Cross-cultural collaborations are ten a penny these days, but here’s one that’s a little different: a Kurdish singer with a pair of Danish musicians, with lyrics in Kurdish, Turkish, and Danish.
It’s a mix that works remarkably well, with plenty of imaginative arrangements that emphasize the Middle Eastern, rather than the Danish elements, while the sparing use of guests to brings shadings of color to the tracks. And then the real secret weapon: singer Luna Ersahin, a woman whose own heritage is divided between two cultures.
It’s a very digital album, crisp and punchy in its sound, often with the percussion very much to the fore to give plenty of propulsion the tracks. That’s especially evident in “Asiti,” where the percussion is broadly and subtly employed to give support to Ersahin’s commanding voice.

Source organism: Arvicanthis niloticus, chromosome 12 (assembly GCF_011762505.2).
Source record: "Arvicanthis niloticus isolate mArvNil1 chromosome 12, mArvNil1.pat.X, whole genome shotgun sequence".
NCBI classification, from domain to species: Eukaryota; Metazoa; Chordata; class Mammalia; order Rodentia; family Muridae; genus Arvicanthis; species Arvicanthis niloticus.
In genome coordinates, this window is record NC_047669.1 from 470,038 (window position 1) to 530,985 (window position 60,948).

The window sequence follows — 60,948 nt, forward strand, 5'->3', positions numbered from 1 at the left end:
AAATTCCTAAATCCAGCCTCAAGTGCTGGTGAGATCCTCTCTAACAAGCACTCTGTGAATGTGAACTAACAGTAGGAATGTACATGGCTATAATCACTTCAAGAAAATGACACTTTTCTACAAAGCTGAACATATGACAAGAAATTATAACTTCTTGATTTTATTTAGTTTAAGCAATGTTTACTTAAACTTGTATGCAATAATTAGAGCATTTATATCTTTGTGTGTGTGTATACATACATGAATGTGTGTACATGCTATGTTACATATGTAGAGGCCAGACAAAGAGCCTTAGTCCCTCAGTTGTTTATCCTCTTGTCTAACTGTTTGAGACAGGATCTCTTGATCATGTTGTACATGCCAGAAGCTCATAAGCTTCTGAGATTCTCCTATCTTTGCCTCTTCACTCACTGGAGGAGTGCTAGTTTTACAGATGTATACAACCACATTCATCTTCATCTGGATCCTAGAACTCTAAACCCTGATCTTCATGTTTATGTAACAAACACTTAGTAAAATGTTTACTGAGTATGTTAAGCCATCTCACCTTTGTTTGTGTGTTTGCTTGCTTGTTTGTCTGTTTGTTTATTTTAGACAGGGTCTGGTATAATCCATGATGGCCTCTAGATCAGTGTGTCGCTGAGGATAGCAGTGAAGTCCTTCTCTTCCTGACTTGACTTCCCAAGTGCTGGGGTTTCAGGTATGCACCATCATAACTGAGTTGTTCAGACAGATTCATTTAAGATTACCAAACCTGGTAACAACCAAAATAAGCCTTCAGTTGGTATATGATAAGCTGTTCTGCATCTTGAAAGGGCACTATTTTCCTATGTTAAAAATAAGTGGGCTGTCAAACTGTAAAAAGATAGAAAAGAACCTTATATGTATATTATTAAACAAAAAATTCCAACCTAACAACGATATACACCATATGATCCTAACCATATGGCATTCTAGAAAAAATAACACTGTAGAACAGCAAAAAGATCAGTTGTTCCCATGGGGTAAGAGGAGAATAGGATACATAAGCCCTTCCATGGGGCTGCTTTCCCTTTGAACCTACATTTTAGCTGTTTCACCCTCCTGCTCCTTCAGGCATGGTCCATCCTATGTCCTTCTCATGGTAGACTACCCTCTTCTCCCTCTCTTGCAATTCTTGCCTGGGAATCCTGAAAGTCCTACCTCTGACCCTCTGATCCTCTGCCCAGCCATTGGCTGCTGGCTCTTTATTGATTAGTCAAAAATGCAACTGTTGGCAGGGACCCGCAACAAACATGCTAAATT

The musicians are excellent, and the guests do bring a different, analogue warmth with flute and double bass. But there’s little doubt that Ersahin is the star of the show. She possesses a charismatic voice that can swiftly move from sensual teasing through to full-blooded ululation, with the kind of timble that captures the ear.
She’s at her very best on the title track (which means ‘water flows’ in Turkish), with its nagging, insistent fiddle riff. She is a woman in complete control, modulating and shifting her vocal as she pulls the music along with her.
It’s the type of bravura performance she repeats on “Kader Olsun” (live video below) moving between a kittenish playfulness and aching longing, letting her voice blossom over a guitar playing like an oud. It’s utterly majestic.
Su Akar makes for an impressive debut. When the band really hits, they do it with force and passion. There’s still a way to go, though, before they’re the complete article. They’re still learning and growing. The real test will come next time, and it could be incendiary.
Find the ensemble online.
"Kader Olsun" Live at Thingbæk Kalkminer